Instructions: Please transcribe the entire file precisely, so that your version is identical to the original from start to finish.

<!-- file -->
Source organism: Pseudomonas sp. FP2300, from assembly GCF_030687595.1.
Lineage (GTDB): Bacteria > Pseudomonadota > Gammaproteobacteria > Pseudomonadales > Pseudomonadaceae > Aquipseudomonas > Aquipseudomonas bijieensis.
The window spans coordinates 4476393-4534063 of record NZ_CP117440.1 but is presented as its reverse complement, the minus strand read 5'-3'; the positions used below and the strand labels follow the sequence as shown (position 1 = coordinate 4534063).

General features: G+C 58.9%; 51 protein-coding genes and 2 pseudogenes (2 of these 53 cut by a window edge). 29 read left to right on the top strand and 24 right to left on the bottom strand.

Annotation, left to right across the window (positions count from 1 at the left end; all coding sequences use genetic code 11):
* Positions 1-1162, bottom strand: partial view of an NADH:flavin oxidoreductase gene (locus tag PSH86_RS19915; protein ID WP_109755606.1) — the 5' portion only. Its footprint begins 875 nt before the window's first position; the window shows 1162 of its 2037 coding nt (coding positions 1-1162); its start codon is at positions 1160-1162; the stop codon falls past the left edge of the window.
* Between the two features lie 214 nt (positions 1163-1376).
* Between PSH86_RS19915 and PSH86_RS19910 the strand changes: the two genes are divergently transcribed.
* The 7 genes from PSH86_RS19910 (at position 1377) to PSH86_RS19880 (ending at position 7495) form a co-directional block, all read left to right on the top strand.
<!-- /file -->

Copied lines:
Source organism: Pseudomonas sp. FP2300, from assembly GCF_030687595.1.
Lineage (GTDB): Bacteria > Pseudomonadota > Gammaproteobacteria > Pseudomonadales > Pseudomonadaceae > Aquipseudomonas > Aquipseudomonas bijieensis.
The window spans coordinates 4476393-4534063 of record NZ_CP117440.1 but is presented as its reverse complement, the minus strand read 5'-3'; the positions used below and the strand labels follow the sequence as shown (position 1 = coordinate 4534063).

General features: G+C 58.9%; 51 protein-coding genes and 2 pseudogenes (2 of these 53 cut by a window edge). 29 read left to right on the top strand and 24 right to left on the bottom strand.

Annotation, left to right across the window (positions count from 1 at the left end; all coding sequences use genetic code 11):
* Positions 1-1162, bottom strand: partial view of an NADH:flavin oxidoreductase gene (locus tag PSH86_RS19915; protein ID WP_109755606.1) — the 5' portion only. Its footprint begins 875 nt before the window's first position; the window shows 1162 of its 2037 coding nt (coding positions 1-1162); its start codon is at positions 1160-1162; the stop codon falls past the left edge of the window.
* Between the two features lie 214 nt (positions 1163-1376).
* Between PSH86_RS19915 and PSH86_RS19910 the strand changes: the two genes are divergently transcribed.
* The 7 genes from PSH86_RS19910 (at position 1377) to PSH86_RS19880 (ending at position 7495) form a co-directional block, all read left to right on the top strand.